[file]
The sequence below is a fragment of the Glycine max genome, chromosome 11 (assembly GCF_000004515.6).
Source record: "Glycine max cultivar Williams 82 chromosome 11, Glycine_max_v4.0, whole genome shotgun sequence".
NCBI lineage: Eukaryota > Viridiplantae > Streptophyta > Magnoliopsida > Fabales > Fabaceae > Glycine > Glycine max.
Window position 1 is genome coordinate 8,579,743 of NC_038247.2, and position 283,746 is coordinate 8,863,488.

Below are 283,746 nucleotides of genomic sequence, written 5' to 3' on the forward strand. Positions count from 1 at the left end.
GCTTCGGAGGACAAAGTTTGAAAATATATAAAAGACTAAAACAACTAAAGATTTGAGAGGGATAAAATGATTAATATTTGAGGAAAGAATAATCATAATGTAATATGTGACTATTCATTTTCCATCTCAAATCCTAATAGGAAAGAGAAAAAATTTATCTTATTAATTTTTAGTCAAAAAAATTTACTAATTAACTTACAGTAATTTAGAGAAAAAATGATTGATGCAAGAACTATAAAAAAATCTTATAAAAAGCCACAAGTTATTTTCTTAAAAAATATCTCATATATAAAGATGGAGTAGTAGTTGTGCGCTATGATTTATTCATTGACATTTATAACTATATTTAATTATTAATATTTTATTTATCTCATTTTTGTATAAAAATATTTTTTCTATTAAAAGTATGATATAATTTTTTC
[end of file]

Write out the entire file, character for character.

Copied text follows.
The sequence below is a fragment of the Glycine max genome, chromosome 11 (assembly GCF_000004515.6).
Source record: "Glycine max cultivar Williams 82 chromosome 11, Glycine_max_v4.0, whole genome shotgun sequence".
NCBI lineage: Eukaryota > Viridiplantae > Streptophyta > Magnoliopsida > Fabales > Fabaceae > Glycine > Glycine max.
Window position 1 is genome coordinate 8,579,743 of NC_038247.2, and position 283,746 is coordinate 8,863,488.

Below are 283,746 nucleotides of genomic sequence, written 5' to 3' on the forward strand. Positions count from 1 at the left end.
GCTTCGGAGGACAAAGTTTGAAAATATATAAAAGACTAAAACAACTAAAGATTTGAGAGGGATAAAATGATTAATATTTGAGGAAAGAATAATCATAATGTAATATGTGACTATTCATTTTCCATCTCAAATCCTAATAGGAAAGAGAAAAAATTTATCTTATTAATTTTTAGTCAAAAAAATTTACTAATTAACTTACAGTAATTTAGAGAAAAAATGATTGATGCAAGAACTATAAAAAAATCTTATAAAAAGCCACAAGTTATTTTCTTAAAAAATATCTCATATATAAAGATGGAGTAGTAGTTGTGCGCTATGATTTATTCATTGACATTTATAACTATATTTAATTATTAATATTTTATTTATCTCATTTTTGTATAAAAATATTTTTTCTATTAAAAGTATGATATAATTTTTTC